In reading the current fracas over at American Vision (and I want to mention here that I have the highest personal regard for Gary DeMar), I was reminded again of a travesty I observed frequently while a part of the Theonomy movement (with which I no longer identify): the apparent subordination of Christianity to politics, specifically libertarian politics.  This is the first time I’d ever encountered such misguided thinking.  I’d always been politically conservative, not because there was any inherent value in conservatism, but because conservatism (I mean by this classical liberalism, with its stress on individual liberty that libertarians most value) was more in harmony with the Faith and the Bible than its alternatives.  I was only interested in politics to the extent that the Bible and Faith shape one’s political views (Ayn Rand would not have approved).

Of course, I believe that the Bible addresses, either explicitly or implicitly, many political and cultural issues, and that’s why I’m devoting a big part of my life to Christian cultural reclamation.  David Bahnsen and I, for instance, will be hosting on April 28 in Orange County a conference on The Roots of the Financial Crisis, and my talk is “The Theological Roots of the Financial Crisis.” I am passionate about the application of the Faith in culture, including in politics; but politics may never become the proverbial tail that wags the Christian dog.

Conversely, it appeared — and appears — to me that many professed theonomists are committed libertarians who are seeking in Christianity a religious sanction for their libertarianism. I believe this because they seem quite willing (at times) to sacrifice Biblical views (like God’s moral law) when they conflict with libertarian tenets (like freedom for any action that doesn’t harm others).  For this reason, some of them are eager to make common cause with secular libertarians, who often despise Jesus Christ and the Bible and who support clear violations of God’s moral law like same-sex marriage and other extramarital consensual sexuality, which God abominates (Heb. 13:4).  These Christian politicos hate the state, and therefore make common cause with libertines.  They are so afraid of Stalin that they leap into bed with the Marquis de Sade. They don’t seem to understand that individual liberty minus Biblical Christianity equals libertinism, against which God promises judgment (Gal. 6:8).

If there is to be a libertarianism at all, it must be an explicitly Christian libertarianism.  I’m sure that I didn’t invent that moniker, and if I knew where I first heard it, I’d give due credit, but people seem to think I’m the modern source of it.  In any case, we are Christians first, not libertarians (or anything else) first.  If that Bible-shaped Faith leads to generally libertarian conclusions, well and good.  But if the Bible taught state socialism, I’d be socialist (it emphatically does not, and so I am not). The issue is Jesus Christ and the Faith and the Bible, not politics as such.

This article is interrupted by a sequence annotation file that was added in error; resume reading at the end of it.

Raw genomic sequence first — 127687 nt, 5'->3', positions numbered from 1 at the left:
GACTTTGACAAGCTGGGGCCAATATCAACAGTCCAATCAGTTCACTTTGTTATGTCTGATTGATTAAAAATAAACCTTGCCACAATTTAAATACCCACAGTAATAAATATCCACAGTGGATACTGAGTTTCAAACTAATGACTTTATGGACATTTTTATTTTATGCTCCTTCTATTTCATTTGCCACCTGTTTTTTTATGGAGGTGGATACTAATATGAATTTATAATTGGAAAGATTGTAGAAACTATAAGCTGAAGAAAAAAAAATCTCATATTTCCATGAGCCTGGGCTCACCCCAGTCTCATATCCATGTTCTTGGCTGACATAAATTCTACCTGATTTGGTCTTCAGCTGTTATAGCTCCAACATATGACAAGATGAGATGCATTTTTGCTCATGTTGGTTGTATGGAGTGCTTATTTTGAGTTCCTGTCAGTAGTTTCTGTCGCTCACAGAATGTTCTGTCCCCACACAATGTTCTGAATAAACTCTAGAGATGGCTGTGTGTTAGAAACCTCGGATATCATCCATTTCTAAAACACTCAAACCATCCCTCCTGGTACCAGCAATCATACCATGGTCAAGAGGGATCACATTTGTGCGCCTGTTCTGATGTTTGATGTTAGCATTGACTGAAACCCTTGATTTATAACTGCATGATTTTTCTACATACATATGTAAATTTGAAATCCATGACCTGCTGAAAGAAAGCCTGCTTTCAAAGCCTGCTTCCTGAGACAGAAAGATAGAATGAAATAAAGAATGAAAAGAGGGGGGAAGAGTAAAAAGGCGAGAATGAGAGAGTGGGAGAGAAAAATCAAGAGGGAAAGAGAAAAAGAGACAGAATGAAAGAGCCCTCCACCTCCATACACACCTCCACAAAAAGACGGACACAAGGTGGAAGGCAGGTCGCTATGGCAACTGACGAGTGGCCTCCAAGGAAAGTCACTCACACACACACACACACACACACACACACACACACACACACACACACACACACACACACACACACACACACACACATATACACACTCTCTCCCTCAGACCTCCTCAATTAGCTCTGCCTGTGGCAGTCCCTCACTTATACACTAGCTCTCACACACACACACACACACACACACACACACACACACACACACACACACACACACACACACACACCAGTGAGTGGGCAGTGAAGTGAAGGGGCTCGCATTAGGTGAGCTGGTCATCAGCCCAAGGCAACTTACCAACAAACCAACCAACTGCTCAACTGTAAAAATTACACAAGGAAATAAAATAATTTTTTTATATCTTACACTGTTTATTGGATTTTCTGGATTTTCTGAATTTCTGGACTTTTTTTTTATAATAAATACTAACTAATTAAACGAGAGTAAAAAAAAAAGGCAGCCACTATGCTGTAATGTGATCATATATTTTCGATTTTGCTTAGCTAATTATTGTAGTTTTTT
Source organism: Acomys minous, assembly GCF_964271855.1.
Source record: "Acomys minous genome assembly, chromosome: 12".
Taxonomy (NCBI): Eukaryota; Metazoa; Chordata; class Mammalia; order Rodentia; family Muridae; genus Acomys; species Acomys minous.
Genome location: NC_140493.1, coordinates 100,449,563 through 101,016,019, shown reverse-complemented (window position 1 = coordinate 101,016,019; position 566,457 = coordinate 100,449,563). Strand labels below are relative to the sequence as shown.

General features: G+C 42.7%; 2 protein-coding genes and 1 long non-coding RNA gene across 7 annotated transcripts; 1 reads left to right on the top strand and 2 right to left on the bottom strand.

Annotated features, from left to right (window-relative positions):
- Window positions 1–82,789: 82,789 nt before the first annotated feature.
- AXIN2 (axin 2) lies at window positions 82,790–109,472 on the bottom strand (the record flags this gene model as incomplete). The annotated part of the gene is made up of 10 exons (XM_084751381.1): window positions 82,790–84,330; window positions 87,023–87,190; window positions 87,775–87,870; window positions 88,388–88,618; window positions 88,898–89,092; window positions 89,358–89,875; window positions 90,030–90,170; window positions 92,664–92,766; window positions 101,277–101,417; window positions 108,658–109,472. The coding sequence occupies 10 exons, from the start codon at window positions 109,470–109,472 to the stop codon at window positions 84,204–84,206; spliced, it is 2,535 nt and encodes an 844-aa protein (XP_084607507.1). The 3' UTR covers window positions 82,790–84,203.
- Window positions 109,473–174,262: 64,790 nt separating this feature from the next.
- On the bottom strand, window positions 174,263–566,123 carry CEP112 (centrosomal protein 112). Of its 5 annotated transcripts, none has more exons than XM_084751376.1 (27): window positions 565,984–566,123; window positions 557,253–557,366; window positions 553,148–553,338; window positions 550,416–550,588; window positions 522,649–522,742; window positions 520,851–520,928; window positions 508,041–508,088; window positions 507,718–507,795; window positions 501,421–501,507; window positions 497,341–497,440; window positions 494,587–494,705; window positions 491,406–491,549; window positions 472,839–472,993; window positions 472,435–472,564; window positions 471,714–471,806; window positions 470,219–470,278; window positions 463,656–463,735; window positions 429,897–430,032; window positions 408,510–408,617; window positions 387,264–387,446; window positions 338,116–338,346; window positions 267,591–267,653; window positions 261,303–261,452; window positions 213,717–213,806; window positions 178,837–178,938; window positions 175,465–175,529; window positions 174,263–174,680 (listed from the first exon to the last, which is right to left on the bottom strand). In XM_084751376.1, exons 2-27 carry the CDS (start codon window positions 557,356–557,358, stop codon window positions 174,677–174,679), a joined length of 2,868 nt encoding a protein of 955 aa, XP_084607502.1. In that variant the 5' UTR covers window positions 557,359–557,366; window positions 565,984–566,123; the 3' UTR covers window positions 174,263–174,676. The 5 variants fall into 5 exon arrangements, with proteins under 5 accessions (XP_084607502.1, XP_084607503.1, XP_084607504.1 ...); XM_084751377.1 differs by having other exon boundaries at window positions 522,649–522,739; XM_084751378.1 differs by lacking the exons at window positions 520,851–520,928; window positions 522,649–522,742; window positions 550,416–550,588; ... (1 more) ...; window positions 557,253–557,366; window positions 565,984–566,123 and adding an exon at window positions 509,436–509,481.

The Christian stake in politics is, first — always first — to disciple all nations (Mt. 28:18–20) in the Gospel of Christ, the message that his death on the Cross (1 Pet. 3:18) and his victorious resurrection (Rom. 4:25) save all who believe in and submit to him (Rom. 10:13).  As individuals trust and submit, they reorder their lives in accord with his Word (Phil. 2:12–13).  We pray that the state stays out of the way so that we can live a peaceful life under Jesus Christ’s authority (1 Tim. 2:1–2). In democracies we employ our vote and discourse to bring all of life, including politics, steadily under God’s righteous standards (1 Pet. 2:16).  That includes, among other factors, maximum individual liberty under God’s law (this is how I defined “Christian libertarianism” in my article 15 years ago).  Individual liberty is not a stand-alone virtue.  It is a virtue only as it’s subordinated to Jesus’ gospel and God’s law.  Liberty without God is vice, and it leads to enslavement (Rom. 6:16).  To repeat: individual liberty minus Biblical Christianity equals libertinism.  We must be Christians, and we should be Christian libertarians, but we cannot be libertarians who also happen to be Christians.

I warned recently about political salvation, or messianic politics, which is generally the province of liberals but can ensnare conservatives as well.  Let’s never assume that if we just got rid of an onerous state and got back to unfettered liberty for any action that doesn’t harm anybody else, we’d have a really great society.  We wouldn’t.  Man needs salvation from sin, the greatest slavery of all (2 Tim. 2:26).  Only Jesus Christ provides this salvation.  And only the gospel furnishes true freedom (Jn. 8:36).

Jesus saves.  Politics doesn’t.